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Dressed to impress


A $2,000 scholarship has done more for Charlestown netballer Krystal Dallinger than help pay sporting fees.

It’s opened doors she never thought possible.

The Year 12 Hunter Sports High student and recent Hunter Academy of Sport graduate this season started playing for Central Coast Heart.

She has also made her mark through the school’s Talented Sports Program, competing in NSW Combined High Schools competitions.

Earlier this year, Dallinger raised $2,000 for the Confident Girls Foundation, which aims to provide opportunities for vulnerable Australian girls to thrive through netball, by getting sponsors to donate a dollar for every goal she scored throughout June – paying forward the scholarship she received from Compass Housing’s Grow A Star program, funded by Beyond Bank.

But perhaps the icing on the cake came not long after Dallinger and her mum, Carolyn, relocated to the Hunter from Dubbo for Dallinger to pursue her netball dreams.

After participating in GWS Giants shooter Sam Poolman’s Aspire Netball program, Dallinger gifted Poolman a hat she had painted with an Indigenous design as a thank-you.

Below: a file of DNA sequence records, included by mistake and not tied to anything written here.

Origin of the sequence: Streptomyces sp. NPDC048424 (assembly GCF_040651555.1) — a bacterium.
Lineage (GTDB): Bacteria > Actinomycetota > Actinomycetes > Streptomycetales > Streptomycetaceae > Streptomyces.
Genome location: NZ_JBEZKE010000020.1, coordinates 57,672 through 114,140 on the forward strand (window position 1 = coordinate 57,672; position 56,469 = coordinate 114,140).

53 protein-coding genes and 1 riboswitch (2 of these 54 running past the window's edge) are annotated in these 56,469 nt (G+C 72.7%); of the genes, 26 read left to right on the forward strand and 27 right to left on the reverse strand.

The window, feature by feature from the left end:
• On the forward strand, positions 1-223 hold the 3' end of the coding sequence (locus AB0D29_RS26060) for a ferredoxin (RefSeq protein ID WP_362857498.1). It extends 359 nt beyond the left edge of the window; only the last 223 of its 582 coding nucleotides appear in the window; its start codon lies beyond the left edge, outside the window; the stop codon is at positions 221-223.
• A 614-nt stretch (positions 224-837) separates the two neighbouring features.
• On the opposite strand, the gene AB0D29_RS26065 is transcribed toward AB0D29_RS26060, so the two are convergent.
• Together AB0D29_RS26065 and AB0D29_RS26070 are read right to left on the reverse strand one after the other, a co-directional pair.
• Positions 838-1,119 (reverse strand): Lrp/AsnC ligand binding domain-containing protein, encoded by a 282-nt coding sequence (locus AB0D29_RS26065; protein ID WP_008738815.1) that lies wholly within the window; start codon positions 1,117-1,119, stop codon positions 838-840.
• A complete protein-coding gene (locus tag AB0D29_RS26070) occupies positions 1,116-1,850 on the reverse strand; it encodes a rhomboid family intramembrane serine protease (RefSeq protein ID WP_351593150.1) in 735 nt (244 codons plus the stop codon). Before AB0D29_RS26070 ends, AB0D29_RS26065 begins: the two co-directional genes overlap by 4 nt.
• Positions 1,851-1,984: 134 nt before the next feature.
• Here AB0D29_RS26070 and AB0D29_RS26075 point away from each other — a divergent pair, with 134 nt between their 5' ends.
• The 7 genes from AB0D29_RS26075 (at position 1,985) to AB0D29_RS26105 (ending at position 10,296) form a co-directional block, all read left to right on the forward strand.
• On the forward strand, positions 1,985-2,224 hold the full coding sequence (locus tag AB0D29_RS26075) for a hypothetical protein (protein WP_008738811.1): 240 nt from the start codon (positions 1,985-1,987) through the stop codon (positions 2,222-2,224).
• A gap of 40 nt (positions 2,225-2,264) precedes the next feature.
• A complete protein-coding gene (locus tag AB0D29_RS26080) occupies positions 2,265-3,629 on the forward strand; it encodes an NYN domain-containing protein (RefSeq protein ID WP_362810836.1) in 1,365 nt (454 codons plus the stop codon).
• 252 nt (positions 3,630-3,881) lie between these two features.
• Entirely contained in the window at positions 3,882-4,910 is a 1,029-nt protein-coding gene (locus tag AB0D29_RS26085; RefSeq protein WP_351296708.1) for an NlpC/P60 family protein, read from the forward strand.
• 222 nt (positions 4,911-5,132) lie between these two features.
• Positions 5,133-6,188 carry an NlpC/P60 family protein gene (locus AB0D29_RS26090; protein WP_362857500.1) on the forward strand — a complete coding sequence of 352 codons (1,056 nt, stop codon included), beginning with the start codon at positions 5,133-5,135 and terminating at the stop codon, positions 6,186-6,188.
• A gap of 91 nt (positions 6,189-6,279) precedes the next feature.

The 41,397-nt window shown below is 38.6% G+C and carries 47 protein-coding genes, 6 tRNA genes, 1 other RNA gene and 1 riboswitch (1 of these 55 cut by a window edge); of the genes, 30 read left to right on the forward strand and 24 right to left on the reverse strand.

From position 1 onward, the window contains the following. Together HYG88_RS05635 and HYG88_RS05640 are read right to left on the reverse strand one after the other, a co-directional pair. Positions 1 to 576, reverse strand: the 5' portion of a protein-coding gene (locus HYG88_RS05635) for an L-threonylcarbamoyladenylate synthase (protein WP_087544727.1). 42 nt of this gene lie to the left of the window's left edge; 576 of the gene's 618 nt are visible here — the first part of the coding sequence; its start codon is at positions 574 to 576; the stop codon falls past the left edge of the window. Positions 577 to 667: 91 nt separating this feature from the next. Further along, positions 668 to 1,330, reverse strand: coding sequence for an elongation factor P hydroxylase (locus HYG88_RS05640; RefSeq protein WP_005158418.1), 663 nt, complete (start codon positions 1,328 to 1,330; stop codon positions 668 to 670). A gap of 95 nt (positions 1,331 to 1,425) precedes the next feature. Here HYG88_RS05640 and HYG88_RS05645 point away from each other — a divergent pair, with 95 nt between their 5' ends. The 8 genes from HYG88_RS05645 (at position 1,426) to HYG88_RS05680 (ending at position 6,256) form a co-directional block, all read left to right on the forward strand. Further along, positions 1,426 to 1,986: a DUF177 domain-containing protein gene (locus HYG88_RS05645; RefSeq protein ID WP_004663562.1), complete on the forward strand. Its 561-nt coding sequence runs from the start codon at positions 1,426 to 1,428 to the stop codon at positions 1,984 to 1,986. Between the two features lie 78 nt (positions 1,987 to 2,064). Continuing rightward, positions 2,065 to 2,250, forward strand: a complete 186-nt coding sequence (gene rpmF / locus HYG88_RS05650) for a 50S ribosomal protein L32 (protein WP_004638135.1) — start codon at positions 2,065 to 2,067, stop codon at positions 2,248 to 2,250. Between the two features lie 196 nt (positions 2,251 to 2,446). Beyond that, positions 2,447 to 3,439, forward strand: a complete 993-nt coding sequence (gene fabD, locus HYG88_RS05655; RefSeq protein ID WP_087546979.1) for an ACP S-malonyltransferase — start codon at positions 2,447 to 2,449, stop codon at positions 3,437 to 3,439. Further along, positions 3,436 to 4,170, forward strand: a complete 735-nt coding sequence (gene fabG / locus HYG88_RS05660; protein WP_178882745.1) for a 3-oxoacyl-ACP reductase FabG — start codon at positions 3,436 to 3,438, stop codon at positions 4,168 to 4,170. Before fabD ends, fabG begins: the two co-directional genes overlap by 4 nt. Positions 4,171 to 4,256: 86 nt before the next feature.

As a proud Indigenous woman from the Gamilaroi Nation, art is equally as big a part of Dallinger’s life as netball.

Poolman was floored by the gesture and invited Dallinger to design the team’s dress for the indigenous round against the Sydney Swifts, not only last year but this year, too.

“That’s still probably the craziest moment, for me,” Dallinger told Newcastle Weekly. “To think this all started with a hat.”

Compass Housing has continued to support Dallinger through the Grow A Star, which offers financial help and mentoring to local disadvantaged youth to realise their academic, artistic or sporting dreams.

Grow A Star coordinator Shane Marshall said, in households where money was tight, kids often missed out on the sort of extracurricular activities that most would simply take for granted.

“Many talented kids in community housing miss out on realising their potential or dreams because their parents simply can’t afford to fund activities that play an important role in connecting young people to their communities,” he said.

Since its launch in 2012, Grow A Star has assisted more than 300 young people to pursue their academic, sporting or artistic goals. There are currently around 50 young people in the program.

Applications are now open. To find out more, visit

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